|
|
|
|
Search: 
Latin American Herald Tribune
Venezuela Overview
Venezuelan Embassies & Consulates Around The World
Sites/Blogs about Venezuela
Venezuelan Newspapers
Facts about Venezuela
Venezuela Tourism
Embassies in Caracas

Colombia Overview
Colombian Embassies & Consulates Around the World
Government Links
Embassies in Bogota
Media
Sites/Blogs about Colombia
Educational Institutions

Stocks

Commodities
Crude Oil
US Gasoline Prices
Natural Gas
Gold
Silver
Copper

Euro
UK Pound
Australia Dollar
Canada Dollar
Brazil Real
Mexico Peso
India Rupee

Antigua & Barbuda
Aruba
Barbados
Cayman Islands
Cuba
Curacao
Dominica

Grenada
Haiti
Jamaica
Saint Kitts and Nevis
Saint Lucia
Saint Vincent and the Grenadines

Belize
Costa Rica
El Salvador
Honduras
Nicaragua
Panama

Bahamas
Bermuda
Mexico

Argentina
Brazil
Chile
Guyana
Paraguay
Peru
Uruguay

What's New at LAHT?
Follow Us On Facebook
Follow Us On Twitter
Most Viewed on the Web
Popular on Twitter
Receive Our Daily Headlines


  HOME | USA

Reported Cases of Sexual Assault Up 11% in U.S. Armed Forces

WASHINGTON – Denunciations of sexual assault in the U.S. Armed Forces shot up 11 percent in 2014 over the previous year to 6,131, due to policies encouraging those in uniform to report such offenses, the Pentagon said Friday.

The Defense Department’s Annual Report on Sexual Assault in the Military shows a 70-percent increase in the number of accusations last year over 2012, something military authorities see as a positive step forward.

Since President Barack Obama entered the White House, the Pentagon has launched policies to prevent sexual assaults in the Armed Forces and to end the stigma that keeps soldiers from reporting them.

The document presented Friday estimates that 4.3 percent of women in the military and 0.9 percent of men have suffered some kind of “unwanted sexual contact.”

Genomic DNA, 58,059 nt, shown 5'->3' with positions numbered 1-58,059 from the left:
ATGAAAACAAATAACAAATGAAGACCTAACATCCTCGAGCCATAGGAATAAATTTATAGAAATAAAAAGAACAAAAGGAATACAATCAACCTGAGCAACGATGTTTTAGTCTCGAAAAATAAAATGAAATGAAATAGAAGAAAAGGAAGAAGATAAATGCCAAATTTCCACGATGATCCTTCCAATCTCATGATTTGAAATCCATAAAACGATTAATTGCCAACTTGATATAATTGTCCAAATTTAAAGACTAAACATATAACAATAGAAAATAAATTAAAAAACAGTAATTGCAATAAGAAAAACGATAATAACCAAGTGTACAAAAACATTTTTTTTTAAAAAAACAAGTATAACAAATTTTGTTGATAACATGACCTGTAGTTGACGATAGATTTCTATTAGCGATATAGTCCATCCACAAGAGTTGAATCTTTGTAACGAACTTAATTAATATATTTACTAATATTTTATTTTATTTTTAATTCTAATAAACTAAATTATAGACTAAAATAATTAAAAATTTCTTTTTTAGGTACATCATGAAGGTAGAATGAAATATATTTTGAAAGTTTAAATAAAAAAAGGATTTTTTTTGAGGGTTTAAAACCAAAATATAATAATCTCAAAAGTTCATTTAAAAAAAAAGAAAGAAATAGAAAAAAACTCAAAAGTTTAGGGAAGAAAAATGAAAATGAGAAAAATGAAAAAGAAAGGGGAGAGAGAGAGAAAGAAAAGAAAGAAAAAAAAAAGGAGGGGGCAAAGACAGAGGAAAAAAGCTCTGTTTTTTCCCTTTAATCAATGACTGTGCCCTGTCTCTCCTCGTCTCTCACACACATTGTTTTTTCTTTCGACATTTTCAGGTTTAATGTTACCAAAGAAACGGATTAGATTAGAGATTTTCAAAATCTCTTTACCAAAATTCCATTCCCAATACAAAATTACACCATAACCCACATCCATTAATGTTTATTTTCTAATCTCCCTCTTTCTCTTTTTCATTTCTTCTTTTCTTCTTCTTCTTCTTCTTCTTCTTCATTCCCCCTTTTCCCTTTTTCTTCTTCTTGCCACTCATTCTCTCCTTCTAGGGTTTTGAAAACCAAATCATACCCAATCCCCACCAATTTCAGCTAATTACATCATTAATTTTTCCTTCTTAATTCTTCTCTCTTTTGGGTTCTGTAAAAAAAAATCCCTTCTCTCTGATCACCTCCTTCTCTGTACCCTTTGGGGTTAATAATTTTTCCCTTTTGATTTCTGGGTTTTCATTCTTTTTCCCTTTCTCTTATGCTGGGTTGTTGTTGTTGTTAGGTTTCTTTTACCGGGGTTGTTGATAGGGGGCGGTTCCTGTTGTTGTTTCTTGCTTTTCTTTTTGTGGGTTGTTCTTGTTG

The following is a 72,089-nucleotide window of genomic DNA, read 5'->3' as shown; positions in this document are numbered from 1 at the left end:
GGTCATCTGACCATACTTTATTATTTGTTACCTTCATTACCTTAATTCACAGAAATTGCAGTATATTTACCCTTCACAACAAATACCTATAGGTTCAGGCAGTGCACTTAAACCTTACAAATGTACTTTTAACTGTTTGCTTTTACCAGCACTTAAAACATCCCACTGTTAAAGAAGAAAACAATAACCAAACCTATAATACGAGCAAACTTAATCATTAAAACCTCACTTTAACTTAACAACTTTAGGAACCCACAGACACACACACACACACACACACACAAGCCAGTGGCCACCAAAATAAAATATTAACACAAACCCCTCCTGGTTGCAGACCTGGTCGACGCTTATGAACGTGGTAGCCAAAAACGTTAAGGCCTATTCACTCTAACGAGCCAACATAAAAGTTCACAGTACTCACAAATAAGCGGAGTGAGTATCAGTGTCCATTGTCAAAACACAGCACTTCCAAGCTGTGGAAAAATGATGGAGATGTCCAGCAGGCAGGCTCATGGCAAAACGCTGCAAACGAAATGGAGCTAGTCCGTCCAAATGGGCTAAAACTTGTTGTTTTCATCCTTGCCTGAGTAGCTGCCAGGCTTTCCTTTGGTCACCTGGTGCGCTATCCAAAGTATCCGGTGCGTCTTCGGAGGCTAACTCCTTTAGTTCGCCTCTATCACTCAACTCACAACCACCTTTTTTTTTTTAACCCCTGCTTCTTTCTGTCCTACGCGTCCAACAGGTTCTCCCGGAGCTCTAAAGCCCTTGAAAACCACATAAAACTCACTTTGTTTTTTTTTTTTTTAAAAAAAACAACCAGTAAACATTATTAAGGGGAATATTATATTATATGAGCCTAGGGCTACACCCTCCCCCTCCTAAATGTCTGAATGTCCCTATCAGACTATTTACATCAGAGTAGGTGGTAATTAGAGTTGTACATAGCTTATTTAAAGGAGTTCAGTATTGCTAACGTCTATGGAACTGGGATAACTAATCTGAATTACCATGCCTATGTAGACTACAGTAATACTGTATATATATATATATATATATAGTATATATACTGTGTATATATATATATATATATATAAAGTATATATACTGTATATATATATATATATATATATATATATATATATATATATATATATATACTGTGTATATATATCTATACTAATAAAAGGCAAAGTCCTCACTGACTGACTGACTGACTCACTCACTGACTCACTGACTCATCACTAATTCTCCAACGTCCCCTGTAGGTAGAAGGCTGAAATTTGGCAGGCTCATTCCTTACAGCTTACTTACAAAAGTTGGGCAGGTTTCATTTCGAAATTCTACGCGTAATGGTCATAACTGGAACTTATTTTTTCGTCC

These estimates, which are statistical projections due to the fact that most cases of sexual abuse are never reported, signify a 27-percent drop compared with 2012 and a 50-percent drop from 2006.

The Pentagon also said that once the accusations are made, military authorities have sufficient proof to discipline the guilty parties in three out of every four cases.

The Pentagon considers that a low denunciation index creates a feeling of impunity and in the long run will encourage more cases of sexual abuse.

The director of the Pentagon’s Sexual Assault Prevention and Response Office, Dr. Nathan Galbreath, acknowledged that soldiers believe they will face reprisals if they report sexual aggression, particularly among men.

Defense Secretary Ash Carter presented a press conference with another new series of initiatives to combat sexual abuse.

“We’re known as a learning organization. We strive to understand and correct our flaws. And, as we have spent more time and resources to better understand sexual assault in the ranks, we have learned many lessons,” Carter said.

 

Enter your email address to subscribe to free headlines (and great cartoons so every email has a happy ending!) from the Latin American Herald Tribune:

 

Copyright Latin American Herald Tribune - 2005-2020 © All rights reserved